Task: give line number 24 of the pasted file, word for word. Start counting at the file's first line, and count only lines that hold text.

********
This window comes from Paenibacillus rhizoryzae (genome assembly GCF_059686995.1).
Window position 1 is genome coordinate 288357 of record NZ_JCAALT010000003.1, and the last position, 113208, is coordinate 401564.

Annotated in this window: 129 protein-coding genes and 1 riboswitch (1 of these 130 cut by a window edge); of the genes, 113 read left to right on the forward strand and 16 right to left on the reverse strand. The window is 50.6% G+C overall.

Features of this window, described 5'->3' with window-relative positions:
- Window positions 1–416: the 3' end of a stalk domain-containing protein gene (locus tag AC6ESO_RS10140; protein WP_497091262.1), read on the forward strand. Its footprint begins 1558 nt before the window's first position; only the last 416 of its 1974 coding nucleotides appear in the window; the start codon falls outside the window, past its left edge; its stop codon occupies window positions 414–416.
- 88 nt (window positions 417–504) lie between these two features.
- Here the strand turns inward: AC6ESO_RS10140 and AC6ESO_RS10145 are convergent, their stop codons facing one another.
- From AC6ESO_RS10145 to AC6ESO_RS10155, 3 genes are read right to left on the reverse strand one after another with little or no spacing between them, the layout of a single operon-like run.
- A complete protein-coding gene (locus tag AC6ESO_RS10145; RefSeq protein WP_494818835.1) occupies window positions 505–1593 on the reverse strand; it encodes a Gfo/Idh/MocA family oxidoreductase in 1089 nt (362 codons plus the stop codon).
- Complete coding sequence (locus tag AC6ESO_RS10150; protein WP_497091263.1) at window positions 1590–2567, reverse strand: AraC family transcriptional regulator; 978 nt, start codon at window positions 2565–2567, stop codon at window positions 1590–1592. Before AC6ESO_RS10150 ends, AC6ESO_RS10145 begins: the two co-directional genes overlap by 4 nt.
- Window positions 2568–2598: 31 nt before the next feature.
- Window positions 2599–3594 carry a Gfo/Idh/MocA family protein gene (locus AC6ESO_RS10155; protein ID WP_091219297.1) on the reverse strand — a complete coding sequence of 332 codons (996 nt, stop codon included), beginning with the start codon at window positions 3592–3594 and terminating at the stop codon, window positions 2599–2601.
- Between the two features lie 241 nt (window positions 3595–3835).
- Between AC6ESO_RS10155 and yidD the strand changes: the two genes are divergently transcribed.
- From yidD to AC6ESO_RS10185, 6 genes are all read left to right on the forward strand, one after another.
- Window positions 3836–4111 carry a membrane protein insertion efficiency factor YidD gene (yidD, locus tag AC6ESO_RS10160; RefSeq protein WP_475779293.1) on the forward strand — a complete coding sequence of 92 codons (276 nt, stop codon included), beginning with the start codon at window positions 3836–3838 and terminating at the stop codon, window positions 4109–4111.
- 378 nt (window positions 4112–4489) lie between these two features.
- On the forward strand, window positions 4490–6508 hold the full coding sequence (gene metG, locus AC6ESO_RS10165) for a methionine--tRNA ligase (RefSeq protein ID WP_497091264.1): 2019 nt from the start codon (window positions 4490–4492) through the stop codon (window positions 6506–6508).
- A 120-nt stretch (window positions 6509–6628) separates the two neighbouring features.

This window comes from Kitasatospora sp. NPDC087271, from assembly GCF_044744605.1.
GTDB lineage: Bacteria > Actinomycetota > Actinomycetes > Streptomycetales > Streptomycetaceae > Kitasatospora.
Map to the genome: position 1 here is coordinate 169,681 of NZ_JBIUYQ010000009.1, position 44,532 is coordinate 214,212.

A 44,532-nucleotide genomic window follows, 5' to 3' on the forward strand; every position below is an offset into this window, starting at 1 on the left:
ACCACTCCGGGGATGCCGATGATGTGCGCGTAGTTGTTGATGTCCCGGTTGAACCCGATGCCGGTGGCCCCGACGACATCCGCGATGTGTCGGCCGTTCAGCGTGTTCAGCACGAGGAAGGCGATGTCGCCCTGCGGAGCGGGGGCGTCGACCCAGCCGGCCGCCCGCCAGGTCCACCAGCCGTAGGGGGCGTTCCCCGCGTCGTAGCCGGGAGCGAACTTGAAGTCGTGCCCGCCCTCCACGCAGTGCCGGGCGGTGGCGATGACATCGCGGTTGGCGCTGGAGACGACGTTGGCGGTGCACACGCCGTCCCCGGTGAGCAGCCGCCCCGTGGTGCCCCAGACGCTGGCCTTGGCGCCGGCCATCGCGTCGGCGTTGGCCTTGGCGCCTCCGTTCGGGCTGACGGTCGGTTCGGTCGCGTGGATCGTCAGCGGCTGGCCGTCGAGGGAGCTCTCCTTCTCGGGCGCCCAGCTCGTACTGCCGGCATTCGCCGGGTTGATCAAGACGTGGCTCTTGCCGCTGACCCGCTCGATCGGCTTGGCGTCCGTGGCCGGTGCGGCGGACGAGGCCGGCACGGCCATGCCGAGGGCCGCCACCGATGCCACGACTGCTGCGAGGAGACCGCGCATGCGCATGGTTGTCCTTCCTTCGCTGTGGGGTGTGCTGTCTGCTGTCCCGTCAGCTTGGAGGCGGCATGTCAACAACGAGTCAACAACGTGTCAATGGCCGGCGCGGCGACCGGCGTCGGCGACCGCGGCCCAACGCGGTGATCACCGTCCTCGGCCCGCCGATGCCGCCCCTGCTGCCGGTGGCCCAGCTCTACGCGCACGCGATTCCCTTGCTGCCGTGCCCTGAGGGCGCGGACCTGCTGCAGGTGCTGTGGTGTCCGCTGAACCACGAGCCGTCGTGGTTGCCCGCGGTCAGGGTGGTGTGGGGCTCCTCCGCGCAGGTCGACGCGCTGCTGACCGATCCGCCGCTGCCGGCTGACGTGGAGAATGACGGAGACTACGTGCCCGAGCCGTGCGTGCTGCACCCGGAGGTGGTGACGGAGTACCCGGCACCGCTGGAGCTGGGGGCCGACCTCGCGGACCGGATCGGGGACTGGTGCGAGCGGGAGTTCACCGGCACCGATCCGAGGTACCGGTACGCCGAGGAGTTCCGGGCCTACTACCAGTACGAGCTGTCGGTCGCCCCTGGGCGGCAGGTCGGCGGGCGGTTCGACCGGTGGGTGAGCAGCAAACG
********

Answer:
ACCACTCCGGGGATGCCGATGATGTGCGCGTAGTTGTTGATGTCCCGGTTGAACCCGATGCCGGTGGCCCCGACGACATCCGCGATGTGTCGGCCGTTCAGCGTGTTCAGCACGAGGAAGGCGATGTCGCCCTGCGGAGCGGGGGCGTCGACCCAGCCGGCCGCCCGCCAGGTCCACCAGCCGTAGGGGGCGTTCCCCGCGTCGTAGCCGGGAGCGAACTTGAAGTCGTGCCCGCCCTCCACGCAGTGCCGGGCGGTGGCGATGACATCGCGGTTGGCGCTGGAGACGACGTTGGCGGTGCACACGCCGTCCCCGGTGAGCAGCCGCCCCGTGGTGCCCCAGACGCTGGCCTTGGCGCCGGCCATCGCGTCGGCGTTGGCCTTGGCGCCTCCGTTCGGGCTGACGGTCGGTTCGGTCGCGTGGATCGTCAGCGGCTGGCCGTCGAGGGAGCTCTCCTTCTCGGGCGCCCAGCTCGTACTGCCGGCATTCGCCGGGTTGATCAAGACGTGGCTCTTGCCGCTGACCCGCTCGATCGGCTTGGCGTCCGTGGCCGGTGCGGCGGACGAGGCCGGCACGGCCATGCCGAGGGCCGCCACCGATGCCACGACTGCTGCGAGGAGACCGCGCATGCGCATGGTTGTCCTTCCTTCGCTGTGGGGTGTGCTGTCTGCTGTCCCGTCAGCTTGGAGGCGGCATGTCAACAACGAGTCAACAACGTGTCAATGGCCGGCGCGGCGACCGGCGTCGGCGACCGCGGCCCAACGCGGTGATCACCGTCCTCGGCCCGCCGATGCCGCCCCTGCTGCCGGTGGCCCAGCTCTACGCGCACGCGATTCCCTTGCTGCCGTGCCCTGAGGGCGCGGACCTGCTGCAGGTGCTGTGGTGTCCGCTGAACCACGAGCCGTCGTGGTTGCCCGCGGTCAGGGTGGTGTGGGGCTCCTCCGCGCAGGTCGACGCGCTGCTGACCGATCCGCCGCTGCCGGCTGACGTGGAGAATGACGGAGACTACGTGCCCGAGCCGTGCGTGCTGCACCCGGAGGTGGTGACGGAGTACCCGGCACCGCTGGAGCTGGGGGCCGACCTCGCGGACCGGATCGGGGACTGGTGCGAGCGGGAGTTCACCGGCACCGATCCGAGGTACCGGTACGCCGAGGAGTTCCGGGCCTACTACCAGTACGAGCTGTCGGTCGCCCCTGGGCGGCAGGTCGGCGGGCGGTTCGACCGGTGGGTGAGCAGCAAACG